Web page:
Measuring your return on investment in marketing isn’t always easy, particularly if you use marketing strategies that do not make it easy to track direct effectiveness. That is, it’s tougher to decide how good your ROI is on sponsoring the local footy club than it is buying an ad on Google.
If you struggle to measure your ROI on marketing, it can be difficult to figure out exactly how much you need to spend to get the cash that you need to be profitable.
One nice tool I came across recently was from ActionCOACH chief Brad Sugars, who believes it’s a good idea to measure the total lifetime value of a customer when you’re thinking about marketing.
To work out the lifetime value of a customer, he provides this equation: (Average Value of a Sale) X (Number of Repeat Transactions) X (Average Retention Time in Months or Years for a Typical Customer).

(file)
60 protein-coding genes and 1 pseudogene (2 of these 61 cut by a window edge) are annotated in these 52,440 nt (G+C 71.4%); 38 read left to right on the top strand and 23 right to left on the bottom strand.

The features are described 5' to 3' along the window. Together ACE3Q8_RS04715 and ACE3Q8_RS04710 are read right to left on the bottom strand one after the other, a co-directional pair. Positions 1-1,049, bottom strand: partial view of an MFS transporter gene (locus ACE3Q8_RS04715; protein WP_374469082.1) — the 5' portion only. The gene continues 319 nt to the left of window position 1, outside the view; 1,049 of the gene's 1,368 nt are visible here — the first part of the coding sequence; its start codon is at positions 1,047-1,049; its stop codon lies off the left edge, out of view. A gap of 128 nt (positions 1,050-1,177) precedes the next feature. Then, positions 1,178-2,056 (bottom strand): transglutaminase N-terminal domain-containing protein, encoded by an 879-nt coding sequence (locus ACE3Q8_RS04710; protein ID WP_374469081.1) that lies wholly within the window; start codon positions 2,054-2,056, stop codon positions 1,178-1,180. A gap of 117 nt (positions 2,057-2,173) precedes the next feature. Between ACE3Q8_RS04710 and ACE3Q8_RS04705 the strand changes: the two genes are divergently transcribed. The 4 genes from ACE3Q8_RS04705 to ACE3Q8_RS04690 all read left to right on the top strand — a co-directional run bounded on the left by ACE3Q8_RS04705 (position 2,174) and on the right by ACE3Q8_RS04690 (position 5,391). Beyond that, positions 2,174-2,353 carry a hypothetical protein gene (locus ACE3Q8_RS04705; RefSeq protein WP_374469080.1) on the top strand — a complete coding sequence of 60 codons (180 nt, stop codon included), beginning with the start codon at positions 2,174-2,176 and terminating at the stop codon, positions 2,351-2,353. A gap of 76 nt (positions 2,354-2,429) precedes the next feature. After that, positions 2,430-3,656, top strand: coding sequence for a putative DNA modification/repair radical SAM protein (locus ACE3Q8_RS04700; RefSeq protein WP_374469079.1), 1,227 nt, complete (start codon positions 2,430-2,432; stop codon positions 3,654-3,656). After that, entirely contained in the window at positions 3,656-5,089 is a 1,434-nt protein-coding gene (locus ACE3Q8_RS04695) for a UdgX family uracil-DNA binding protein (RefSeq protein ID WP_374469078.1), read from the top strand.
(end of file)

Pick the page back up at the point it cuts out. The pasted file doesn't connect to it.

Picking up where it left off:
Think of a customer who signs a two-year phone contract at $50 a month. The equation would be $50 x 12 months x 2 years = $1,200 in total revenue or $600 per year. Now, if you are a phone company, you would be able to work out that as long as your total costs are under $600 a year including marketing, that customer should be profitable over the life of your relationship.
It’s a rough guide, but a handy one I reckon.
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